“I always wanted to do another movie with Natasha. I actually wanted to do one right after But I’m A Cheerleader, but then she kind of disappeared into the fog of addiction,” Babbit says. “When she came out of that, I was so excited that she was alive, that she was around, that she was back acting, I just knew I wanted to work with her. I always loved her optimistic, against-type portrayal in But I’m A Cheerleader, and I wanted to keep that alive, and let her play the bright-light enabler, not the dark, edgy girl.”
Meanwhile, Greer is the best friend/mom/ex-wife-who-just-wants-what’s-best-for-our-hero in any number of movies–and Babbit relished the opportunity to cast both Lyonne and Greer against type.
“That was definitely intentional,” she says. “Even when we were having the initial conversations with the financiers, they were like, ‘Oh, Natasha’s clearly playing the messed up one?’ And I was like, ‘No, that’s actually Judy.” To me, as an enabler who is the optimistic lesbian in my own life, there’s a lot of pain and darkness behind the smiles. And Natasha has so much of that, that to put the smile on top of it instantly makes it a more interesting character. And Judy’s such a bright light, and a happy Midwesterner, that to put the darkness on top of her makes her redeemable, so you don’t just hate the character. Karey wrote a very dark character who’s not a sociopath, but she’s everything but that. So I needed a bright light to keep that character.”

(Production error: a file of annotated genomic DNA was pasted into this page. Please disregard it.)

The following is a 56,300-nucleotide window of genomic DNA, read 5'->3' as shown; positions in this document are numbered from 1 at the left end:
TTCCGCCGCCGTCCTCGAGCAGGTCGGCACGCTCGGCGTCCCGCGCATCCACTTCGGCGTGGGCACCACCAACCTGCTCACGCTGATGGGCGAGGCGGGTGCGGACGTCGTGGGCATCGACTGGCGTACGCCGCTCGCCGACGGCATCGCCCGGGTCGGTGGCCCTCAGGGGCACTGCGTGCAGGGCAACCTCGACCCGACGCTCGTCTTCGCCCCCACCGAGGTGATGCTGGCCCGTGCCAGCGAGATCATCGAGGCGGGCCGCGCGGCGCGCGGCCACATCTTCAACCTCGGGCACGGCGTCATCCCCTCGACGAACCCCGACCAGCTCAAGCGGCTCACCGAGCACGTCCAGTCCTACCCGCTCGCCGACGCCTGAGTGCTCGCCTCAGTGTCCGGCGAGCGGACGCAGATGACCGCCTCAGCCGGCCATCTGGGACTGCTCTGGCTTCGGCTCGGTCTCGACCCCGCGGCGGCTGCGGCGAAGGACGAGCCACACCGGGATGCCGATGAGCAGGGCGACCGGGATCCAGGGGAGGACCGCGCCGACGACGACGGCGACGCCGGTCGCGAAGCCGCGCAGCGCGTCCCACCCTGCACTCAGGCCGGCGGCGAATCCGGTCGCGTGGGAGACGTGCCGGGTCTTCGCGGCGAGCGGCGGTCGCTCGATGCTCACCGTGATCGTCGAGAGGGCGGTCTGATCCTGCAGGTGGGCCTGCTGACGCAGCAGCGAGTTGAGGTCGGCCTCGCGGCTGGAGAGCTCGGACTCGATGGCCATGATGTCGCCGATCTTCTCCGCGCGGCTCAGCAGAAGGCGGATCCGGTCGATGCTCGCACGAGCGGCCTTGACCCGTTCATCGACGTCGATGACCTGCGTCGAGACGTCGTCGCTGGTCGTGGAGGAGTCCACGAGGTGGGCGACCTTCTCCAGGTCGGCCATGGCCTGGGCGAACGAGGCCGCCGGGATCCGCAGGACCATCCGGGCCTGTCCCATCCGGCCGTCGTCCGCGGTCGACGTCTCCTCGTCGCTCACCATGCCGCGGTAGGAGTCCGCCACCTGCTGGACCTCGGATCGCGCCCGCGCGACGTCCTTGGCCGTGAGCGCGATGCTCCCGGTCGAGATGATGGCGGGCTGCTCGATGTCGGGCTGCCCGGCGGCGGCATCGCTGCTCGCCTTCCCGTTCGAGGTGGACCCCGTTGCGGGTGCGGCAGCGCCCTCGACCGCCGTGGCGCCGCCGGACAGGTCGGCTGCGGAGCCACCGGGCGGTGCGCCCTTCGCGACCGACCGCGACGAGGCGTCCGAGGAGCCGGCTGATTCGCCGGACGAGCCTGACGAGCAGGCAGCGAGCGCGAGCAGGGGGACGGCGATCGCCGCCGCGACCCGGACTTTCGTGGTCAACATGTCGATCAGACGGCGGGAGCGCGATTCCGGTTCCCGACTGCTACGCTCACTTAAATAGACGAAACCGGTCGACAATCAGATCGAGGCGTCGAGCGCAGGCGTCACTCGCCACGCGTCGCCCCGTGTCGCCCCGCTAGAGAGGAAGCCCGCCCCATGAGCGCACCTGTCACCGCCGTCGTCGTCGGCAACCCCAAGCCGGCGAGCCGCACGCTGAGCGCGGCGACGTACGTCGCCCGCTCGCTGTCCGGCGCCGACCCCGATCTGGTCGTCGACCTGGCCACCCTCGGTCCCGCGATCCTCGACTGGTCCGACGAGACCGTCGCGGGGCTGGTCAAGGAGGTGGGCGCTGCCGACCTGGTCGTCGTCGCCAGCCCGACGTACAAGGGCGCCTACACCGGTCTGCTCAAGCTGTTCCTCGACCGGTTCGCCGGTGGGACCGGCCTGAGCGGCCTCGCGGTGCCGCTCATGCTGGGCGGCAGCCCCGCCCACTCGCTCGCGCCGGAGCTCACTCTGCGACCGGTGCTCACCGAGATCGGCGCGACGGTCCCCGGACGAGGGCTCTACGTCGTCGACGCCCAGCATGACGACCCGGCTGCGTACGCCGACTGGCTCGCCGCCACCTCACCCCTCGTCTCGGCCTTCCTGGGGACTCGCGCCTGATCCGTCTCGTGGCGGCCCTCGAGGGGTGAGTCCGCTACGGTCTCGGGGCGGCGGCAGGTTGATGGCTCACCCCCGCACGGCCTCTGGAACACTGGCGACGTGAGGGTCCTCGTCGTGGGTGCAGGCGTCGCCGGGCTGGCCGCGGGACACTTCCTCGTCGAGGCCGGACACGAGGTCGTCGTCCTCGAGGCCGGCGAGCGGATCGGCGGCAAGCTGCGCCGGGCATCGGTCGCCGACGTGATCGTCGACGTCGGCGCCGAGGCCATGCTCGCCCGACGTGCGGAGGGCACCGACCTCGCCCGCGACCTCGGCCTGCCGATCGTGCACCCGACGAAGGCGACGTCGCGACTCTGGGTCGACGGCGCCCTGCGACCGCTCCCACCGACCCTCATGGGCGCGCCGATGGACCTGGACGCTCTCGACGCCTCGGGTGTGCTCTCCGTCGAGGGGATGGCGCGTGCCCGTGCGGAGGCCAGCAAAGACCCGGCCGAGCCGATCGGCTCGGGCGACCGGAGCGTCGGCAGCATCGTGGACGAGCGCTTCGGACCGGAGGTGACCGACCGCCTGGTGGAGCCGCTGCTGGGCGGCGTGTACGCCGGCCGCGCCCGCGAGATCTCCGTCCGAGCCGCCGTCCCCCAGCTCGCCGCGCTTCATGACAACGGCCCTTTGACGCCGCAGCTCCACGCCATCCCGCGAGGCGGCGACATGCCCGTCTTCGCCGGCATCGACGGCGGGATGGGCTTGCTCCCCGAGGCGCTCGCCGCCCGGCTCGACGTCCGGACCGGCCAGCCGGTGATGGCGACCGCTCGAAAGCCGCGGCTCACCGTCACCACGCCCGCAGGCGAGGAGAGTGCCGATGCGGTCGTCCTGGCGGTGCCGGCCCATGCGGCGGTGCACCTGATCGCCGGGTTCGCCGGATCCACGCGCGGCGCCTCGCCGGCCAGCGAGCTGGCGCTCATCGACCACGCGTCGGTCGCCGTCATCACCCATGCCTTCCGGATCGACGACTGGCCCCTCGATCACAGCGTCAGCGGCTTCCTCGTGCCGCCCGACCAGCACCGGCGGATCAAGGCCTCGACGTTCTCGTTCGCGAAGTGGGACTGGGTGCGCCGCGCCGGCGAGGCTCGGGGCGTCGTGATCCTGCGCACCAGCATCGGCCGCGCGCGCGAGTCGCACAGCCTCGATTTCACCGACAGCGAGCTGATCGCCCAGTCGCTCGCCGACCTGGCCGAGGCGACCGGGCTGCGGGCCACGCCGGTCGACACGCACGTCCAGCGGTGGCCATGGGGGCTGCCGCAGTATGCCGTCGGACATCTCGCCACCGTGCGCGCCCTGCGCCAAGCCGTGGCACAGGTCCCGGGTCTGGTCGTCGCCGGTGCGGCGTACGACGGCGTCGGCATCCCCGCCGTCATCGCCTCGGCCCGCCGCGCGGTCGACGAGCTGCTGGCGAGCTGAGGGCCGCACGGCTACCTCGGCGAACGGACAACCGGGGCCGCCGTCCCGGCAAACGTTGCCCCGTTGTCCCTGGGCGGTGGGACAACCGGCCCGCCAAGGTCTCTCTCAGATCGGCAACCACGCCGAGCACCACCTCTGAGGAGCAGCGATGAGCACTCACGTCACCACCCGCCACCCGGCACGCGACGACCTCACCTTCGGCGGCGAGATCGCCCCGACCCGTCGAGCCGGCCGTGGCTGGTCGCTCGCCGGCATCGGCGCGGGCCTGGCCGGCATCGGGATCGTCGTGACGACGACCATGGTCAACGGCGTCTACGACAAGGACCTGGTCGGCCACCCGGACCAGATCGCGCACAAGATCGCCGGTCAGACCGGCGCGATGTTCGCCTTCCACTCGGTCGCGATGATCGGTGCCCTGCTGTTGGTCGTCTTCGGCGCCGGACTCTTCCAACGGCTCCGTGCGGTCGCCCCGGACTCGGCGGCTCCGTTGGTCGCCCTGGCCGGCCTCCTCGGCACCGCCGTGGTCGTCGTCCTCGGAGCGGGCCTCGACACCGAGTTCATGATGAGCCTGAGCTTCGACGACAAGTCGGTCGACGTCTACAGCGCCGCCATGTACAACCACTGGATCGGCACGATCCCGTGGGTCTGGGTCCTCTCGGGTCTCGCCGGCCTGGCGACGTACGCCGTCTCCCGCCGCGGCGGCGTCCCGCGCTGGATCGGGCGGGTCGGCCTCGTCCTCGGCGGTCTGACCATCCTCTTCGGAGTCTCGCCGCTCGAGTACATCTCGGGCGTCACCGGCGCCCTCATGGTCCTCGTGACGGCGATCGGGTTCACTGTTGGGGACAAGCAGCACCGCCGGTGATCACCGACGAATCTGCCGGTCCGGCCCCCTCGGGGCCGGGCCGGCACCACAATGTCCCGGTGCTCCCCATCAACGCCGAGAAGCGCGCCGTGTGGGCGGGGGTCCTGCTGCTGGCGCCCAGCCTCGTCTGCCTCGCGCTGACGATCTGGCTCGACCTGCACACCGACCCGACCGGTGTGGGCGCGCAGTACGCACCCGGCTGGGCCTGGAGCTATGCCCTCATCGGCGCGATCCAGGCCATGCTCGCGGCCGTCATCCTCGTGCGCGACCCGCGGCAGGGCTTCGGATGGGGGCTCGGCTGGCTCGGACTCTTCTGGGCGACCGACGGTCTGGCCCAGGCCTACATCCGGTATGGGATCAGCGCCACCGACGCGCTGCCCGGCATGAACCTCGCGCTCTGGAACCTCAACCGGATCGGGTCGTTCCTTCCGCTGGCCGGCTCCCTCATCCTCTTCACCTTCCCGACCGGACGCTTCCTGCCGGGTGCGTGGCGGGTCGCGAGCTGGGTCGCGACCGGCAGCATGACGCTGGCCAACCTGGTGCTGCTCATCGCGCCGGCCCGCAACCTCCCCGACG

The rest of the cast draws on other significant talents–Fred Armisen, who Dornetto knew from Portlandia; Molly Shannon, who grew up in the same hometown as Babbit; Jessica St. Clair, whose show Playing House Babbit has worked on, as well as Aubrey Plaza, Ron Livingston, and more–to round out the cast. “Literally we gathered all of our friends that we work with, that we have a deep respect for, and that respect us–and that would work for 50 cents, and we brought them together,” Babbit laughs.
For a broad comedy that’s also a personal, important story, that’s an impressive group to assemble, and Babbit may have a sense of humor about how they were all recruited, but she’s also thoughtful when she explains what she thinks that appeal is. “I think you have to come up with your own material when you want to tell something that’s both funny and also about something,” she says. “I think within the studio world–and in the TV world, too–there’s a lot of comedy out there, but we were interested in doing both. I think the actors gravitated toward it for that reason, too.”